When science fiction prodigy Isaac Asimov visited the 1964 World’s Fair in New York, he wrote an editorial afterwards for the New York Times outlining his vision of the world in 2014. As we enter that new year, it turns out Asimov got a surprising amount of things right (or not surprising, as he is one of the most respected sci-fi authors of all time). It turns out he was also wrong about one very important thing: the amount of free time we all have.
What he got right
Robots. It’s a good bet that the author of I, Robot (and the person who coined the term robotics) would know about automatons. Asimov predicted that robots would be clunky and geared towards housework and other menial tasks—not unlike the plucky little Roomba who might be cleaning your floor (or DJing your party) right now.
3D Movies. He also predicted that we’d be watching 3D movies about robots. There was a time when 3D movies were kind of a joke, but then technology and interest finally caught up—just in time for 2014. Any trip to your local megaplex will confirm that Mr. Asimov absolutely nailed this one.
Gadgets. “Gadgetry will continue to relieve mankind of tedious jobs,” Asimov predicted broadly, before specifically mentioning several ways kitchen gadgets might have your breakfast ready for you. We still may be a bit off from a hands-off omelet, but phones and tablets have taken many tedious jobs and turned them into automated tasks that we no longer have to think about.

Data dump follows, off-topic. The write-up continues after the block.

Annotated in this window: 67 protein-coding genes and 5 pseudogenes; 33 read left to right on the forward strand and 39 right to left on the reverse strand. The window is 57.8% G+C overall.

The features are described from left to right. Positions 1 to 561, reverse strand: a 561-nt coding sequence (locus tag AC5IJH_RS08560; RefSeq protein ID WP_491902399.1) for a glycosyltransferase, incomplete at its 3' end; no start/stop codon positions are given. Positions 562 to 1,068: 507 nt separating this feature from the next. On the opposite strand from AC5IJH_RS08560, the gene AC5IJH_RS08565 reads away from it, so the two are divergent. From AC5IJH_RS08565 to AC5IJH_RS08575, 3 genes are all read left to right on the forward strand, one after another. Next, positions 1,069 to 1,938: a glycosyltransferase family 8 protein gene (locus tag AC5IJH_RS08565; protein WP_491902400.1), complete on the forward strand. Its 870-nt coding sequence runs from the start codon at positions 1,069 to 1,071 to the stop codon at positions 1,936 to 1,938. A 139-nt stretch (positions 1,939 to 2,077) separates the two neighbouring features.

What he got wrong
Boredom. One of the things Asimov predicted is that we’d all “suffer badly from the disease of boredom,” largely as a result of the gadgets designed to make our lives easier. In fact, he closes his prediction with the enigmatic statement: “the most somber speculation I can make about 2014 is that in a society of enforced leisure, the most glorious single word…. Will have become work!”
If you’re wondering where that enforced leisure is, it’s probably the same place as the flying cars and fusion reactors Asimov also predicted. While gadgets are making our lives easier and our work more productive, most Americans report that we’re working longer hours than ever before.
Meeting Asimov in the middle
Here’s our prediction, resolution, and mission statement for 2014: let’s use our technology and gadgets to improve our work lives, but to get our free time back. We’re not encouraging boredom. Our phones, tablets, corporate social networks, and data and analytics tools should help us improve our work—so in turn we can unplug and improve our time off to spend it with our families, friends, and ourselves.
There’s the Microsoft for Work 2014 New Year’s Resolution. Here’s to a great year.